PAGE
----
Healing service held in North Preston after church fire
About 250 people attended service at community centre near St. Thomas United Baptist Church
The congregation of St. Thomas United Baptist Church attended a special healing ceremony Sunday at the community centre across the street less than a week after their church caught fire.
About 250 people attended the service, mostly dressed head to toe in white.
"That's only a building across the street," Pastor Wallace Smith Sr. said during the service. "We are the church."
Ceremony in works before fire
The church caught fire on Wednesday and officials believe it was caused by a faulty motor that ran the air exchange.
The service was planned before the fire to acknowledge the families from the community touched by gun violence.
"There was a lot of shooting and a lot death last year. Kind of tragic and a lot of young men lost their lives and a lot of families still grieving and still hurting," Wallace said.
The congregation is mostly dressed in white to mark the Healing nature of today's service. Choir's got the crowding singing about love. <a href="https://t.co/4E38qK1Kqi">pic.twitter.com/4E38qK1Kqi</a>—@nicmeloney
Wallace said the fire wouldn't affect his sermon much, but he planned to provide a bit of an update on the situation.
"There's a lot of smoke damage, there's a lot of water damage and there's quite a bit of fire damage in the back end so we're not sure how long we're going to be out. I'm thinking three months, maybe more," he said.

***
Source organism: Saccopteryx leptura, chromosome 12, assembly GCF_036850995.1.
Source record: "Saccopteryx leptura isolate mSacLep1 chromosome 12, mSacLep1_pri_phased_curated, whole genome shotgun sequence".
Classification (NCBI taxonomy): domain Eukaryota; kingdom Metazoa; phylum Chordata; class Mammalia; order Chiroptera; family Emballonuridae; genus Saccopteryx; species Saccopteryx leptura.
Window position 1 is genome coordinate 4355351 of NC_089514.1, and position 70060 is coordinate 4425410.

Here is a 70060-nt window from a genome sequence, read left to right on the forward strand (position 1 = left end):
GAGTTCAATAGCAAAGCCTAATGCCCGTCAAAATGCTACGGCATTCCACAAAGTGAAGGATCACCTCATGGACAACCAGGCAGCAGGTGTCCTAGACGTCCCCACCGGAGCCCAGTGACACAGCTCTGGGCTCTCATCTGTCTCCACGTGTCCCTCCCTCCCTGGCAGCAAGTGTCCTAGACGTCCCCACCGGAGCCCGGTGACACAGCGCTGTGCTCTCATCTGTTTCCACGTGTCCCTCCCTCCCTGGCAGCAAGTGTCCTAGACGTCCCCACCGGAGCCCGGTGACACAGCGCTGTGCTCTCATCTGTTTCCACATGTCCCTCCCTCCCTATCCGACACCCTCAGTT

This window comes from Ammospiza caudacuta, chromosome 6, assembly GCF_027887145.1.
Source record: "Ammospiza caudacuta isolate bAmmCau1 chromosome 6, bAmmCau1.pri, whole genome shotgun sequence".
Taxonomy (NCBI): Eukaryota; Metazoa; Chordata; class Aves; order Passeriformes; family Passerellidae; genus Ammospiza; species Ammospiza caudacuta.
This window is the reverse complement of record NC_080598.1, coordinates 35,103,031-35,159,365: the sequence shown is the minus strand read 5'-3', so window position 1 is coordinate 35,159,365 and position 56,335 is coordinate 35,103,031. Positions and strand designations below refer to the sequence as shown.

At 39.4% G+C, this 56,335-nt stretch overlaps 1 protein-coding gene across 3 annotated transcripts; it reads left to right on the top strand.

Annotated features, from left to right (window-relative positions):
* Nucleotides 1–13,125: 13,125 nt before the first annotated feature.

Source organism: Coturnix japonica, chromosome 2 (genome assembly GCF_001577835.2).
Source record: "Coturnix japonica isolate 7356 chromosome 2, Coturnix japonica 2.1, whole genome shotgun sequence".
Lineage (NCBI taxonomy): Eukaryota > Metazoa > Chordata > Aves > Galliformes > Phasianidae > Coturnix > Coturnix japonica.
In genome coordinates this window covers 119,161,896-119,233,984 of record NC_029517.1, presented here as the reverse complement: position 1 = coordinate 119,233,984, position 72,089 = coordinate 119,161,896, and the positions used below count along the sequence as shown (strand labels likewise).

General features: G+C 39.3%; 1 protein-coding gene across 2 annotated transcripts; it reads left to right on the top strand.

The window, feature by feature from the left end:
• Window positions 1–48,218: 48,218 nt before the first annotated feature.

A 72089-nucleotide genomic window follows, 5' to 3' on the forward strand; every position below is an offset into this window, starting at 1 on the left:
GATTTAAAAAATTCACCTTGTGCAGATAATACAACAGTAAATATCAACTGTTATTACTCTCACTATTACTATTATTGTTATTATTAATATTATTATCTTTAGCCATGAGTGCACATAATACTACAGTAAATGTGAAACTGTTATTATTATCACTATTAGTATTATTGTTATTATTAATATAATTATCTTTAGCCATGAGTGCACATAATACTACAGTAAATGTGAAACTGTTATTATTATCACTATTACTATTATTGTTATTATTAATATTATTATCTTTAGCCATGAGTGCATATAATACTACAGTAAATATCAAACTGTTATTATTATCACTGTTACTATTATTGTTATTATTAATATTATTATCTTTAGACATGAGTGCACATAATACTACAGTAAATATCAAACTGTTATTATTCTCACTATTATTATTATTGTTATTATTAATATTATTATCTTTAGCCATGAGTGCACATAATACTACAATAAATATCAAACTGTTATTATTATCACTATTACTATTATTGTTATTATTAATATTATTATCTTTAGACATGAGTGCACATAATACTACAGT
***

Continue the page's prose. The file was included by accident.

Maureen Smith, who has lived in North Preston her entire life and has been a part of the St. Thomas United Baptist Church for 40 years, was one of the hundreds of people in attendance at the service. She said she was grateful to have the healing time.
'I feel blessed today'
"I feel blessed today to be here and to be a part of this today and I know that people are leaving this place today being refreshed, being healed, being delivered and being set free by the almighty God," said Smith.
St. Thomas Pastor Wallace Smith Sr. says: "That's only a building across the street. We are the church." Hallelujahs sing. <a href="https://twitter.com/CBCNS">@CBCNS</a> <a href="https://twitter.com/hashtag/halifax?src=hash">#halifax</a> <a href="https://t.co/FPYZFXQTY5">pic.twitter.com/FPYZFXQTY5</a>—@nicmeloney
"The church is the home of our community and that's where we go as a family. We meet every Sunday and we worship together, we pray together, we sing together, we enjoy each other's company together."
'The fire just made us stronger'
The fire, Smith said, has brought the community closer together.
"The fire just made us stronger. It's just going to bind us closer together than we ever was. The building is just a building, but the people. We thank God no one got hurt, but the people are the church."
The church is 161 years old this year, and expanded from a single-room church, with renovations done in the 1960s, 1970s, 1980s, and 2003.
With files from Nic Meloney